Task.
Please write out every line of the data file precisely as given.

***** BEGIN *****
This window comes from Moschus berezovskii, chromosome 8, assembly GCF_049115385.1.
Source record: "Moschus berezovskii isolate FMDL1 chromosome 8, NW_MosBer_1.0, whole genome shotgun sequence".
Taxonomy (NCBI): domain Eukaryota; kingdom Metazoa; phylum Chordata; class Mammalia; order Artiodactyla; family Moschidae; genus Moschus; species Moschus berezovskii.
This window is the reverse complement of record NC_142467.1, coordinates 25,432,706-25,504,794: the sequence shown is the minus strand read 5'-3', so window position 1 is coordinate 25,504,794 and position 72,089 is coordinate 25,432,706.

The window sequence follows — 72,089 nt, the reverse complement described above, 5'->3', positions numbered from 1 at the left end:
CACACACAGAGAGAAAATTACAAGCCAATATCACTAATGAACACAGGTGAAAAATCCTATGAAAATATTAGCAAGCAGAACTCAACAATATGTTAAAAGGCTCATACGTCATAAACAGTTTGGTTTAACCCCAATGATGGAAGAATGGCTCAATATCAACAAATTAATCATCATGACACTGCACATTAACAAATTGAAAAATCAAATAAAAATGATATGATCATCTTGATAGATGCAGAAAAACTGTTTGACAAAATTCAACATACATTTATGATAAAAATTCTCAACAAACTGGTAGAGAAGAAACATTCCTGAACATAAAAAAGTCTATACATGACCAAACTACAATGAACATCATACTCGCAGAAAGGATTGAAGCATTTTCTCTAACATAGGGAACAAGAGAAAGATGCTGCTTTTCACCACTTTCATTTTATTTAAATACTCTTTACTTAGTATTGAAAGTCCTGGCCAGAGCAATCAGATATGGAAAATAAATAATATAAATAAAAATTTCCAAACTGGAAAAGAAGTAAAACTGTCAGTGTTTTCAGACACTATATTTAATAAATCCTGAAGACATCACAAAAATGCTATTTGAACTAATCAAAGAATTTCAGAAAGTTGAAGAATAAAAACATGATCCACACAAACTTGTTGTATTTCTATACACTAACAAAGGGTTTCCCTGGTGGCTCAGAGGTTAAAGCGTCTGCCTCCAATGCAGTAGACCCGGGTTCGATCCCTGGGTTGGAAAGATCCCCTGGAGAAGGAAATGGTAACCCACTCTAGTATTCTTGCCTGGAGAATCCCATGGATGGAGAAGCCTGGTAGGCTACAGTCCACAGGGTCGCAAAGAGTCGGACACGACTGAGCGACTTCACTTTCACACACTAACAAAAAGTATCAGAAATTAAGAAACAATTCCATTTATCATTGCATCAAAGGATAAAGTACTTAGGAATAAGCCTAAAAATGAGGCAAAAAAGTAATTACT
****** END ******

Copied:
This window comes from Moschus berezovskii, chromosome 8, assembly GCF_049115385.1.
Source record: "Moschus berezovskii isolate FMDL1 chromosome 8, NW_MosBer_1.0, whole genome shotgun sequence".
Taxonomy (NCBI): domain Eukaryota; kingdom Metazoa; phylum Chordata; class Mammalia; order Artiodactyla; family Moschidae; genus Moschus; species Moschus berezovskii.
This window is the reverse complement of record NC_142467.1, coordinates 25,432,706-25,504,794: the sequence shown is the minus strand read 5'-3', so window position 1 is coordinate 25,504,794 and position 72,089 is coordinate 25,432,706.

The window sequence follows — 72,089 nt, the reverse complement described above, 5'->3', positions numbered from 1 at the left end:
CACACACAGAGAGAAAATTACAAGCCAATATCACTAATGAACACAGGTGAAAAATCCTATGAAAATATTAGCAAGCAGAACTCAACAATATGTTAAAAGGCTCATACGTCATAAACAGTTTGGTTTAACCCCAATGATGGAAGAATGGCTCAATATCAACAAATTAATCATCATGACACTGCACATTAACAAATTGAAAAATCAAATAAAAATGATATGATCATCTTGATAGATGCAGAAAAACTGTTTGACAAAATTCAACATACATTTATGATAAAAATTCTCAACAAACTGGTAGAGAAGAAACATTCCTGAACATAAAAAAGTCTATACATGACCAAACTACAATGAACATCATACTCGCAGAAAGGATTGAAGCATTTTCTCTAACATAGGGAACAAGAGAAAGATGCTGCTTTTCACCACTTTCATTTTATTTAAATACTCTTTACTTAGTATTGAAAGTCCTGGCCAGAGCAATCAGATATGGAAAATAAATAATATAAATAAAAATTTCCAAACTGGAAAAGAAGTAAAACTGTCAGTGTTTTCAGACACTATATTTAATAAATCCTGAAGACATCACAAAAATGCTATTTGAACTAATCAAAGAATTTCAGAAAGTTGAAGAATAAAAACATGATCCACACAAACTTGTTGTATTTCTATACACTAACAAAGGGTTTCCCTGGTGGCTCAGAGGTTAAAGCGTCTGCCTCCAATGCAGTAGACCCGGGTTCGATCCCTGGGTTGGAAAGATCCCCTGGAGAAGGAAATGGTAACCCACTCTAGTATTCTTGCCTGGAGAATCCCATGGATGGAGAAGCCTGGTAGGCTACAGTCCACAGGGTCGCAAAGAGTCGGACACGACTGAGCGACTTCACTTTCACACACTAACAAAAAGTATCAGAAATTAAGAAACAATTCCATTTATCATTGCATCAAAGGATAAAGTACTTAGGAATAAGCCTAAAAATGAGGCAAAAAAGTAATTACT